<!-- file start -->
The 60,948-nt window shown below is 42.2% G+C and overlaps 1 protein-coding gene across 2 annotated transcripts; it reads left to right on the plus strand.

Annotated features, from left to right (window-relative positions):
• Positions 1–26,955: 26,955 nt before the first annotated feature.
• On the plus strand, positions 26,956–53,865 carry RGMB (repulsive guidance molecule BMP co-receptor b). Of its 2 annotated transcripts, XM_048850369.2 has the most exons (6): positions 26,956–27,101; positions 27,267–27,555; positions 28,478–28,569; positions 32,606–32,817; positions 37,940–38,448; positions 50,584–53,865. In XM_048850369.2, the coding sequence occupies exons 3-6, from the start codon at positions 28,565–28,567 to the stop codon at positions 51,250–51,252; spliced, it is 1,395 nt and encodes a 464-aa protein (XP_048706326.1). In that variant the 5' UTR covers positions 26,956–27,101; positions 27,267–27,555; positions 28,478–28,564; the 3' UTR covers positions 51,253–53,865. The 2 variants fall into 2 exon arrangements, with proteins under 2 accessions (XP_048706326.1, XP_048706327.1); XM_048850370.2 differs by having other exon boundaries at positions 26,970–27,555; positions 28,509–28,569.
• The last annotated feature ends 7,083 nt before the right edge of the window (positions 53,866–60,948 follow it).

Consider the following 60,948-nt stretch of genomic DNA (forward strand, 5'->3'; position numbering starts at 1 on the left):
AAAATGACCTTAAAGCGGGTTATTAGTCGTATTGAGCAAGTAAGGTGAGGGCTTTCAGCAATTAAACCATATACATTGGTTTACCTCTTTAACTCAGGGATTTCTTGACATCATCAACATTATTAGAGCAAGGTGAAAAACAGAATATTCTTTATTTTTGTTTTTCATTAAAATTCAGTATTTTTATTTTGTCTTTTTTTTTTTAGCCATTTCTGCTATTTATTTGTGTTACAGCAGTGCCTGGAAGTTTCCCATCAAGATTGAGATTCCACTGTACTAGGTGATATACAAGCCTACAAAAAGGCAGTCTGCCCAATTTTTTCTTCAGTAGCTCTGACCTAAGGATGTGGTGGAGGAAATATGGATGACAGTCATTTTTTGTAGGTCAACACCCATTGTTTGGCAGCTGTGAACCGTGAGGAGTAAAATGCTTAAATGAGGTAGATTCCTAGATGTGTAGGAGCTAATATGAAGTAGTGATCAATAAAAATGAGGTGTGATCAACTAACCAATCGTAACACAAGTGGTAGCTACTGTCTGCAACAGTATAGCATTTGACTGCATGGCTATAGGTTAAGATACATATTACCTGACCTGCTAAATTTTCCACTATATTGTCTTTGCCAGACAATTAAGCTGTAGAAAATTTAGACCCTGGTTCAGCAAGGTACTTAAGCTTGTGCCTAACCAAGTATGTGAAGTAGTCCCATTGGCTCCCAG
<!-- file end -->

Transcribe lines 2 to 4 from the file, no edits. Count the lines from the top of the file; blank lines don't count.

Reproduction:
Annotated features, from left to right (window-relative positions):
• Positions 1–26,955: 26,955 nt before the first annotated feature.
• On the plus strand, positions 26,956–53,865 carry RGMB (repulsive guidance molecule BMP co-receptor b). Of its 2 annotated transcripts, XM_048850369.2 has the most exons (6): positions 26,956–27,101; positions 27,267–27,555; positions 28,478–28,569; positions 32,606–32,817; positions 37,940–38,448; positions 50,584–53,865. In XM_048850369.2, the coding sequence occupies exons 3-6, from the start codon at positions 28,565–28,567 to the stop codon at positions 51,250–51,252; spliced, it is 1,395 nt and encodes a 464-aa protein (XP_048706326.1). In that variant the 5' UTR covers positions 26,956–27,101; positions 27,267–27,555; positions 28,478–28,564; the 3' UTR covers positions 51,253–53,865. The 2 variants fall into 2 exon arrangements, with proteins under 2 accessions (XP_048706326.1, XP_048706327.1); XM_048850370.2 differs by having other exon boundaries at positions 26,970–27,555; positions 28,509–28,569.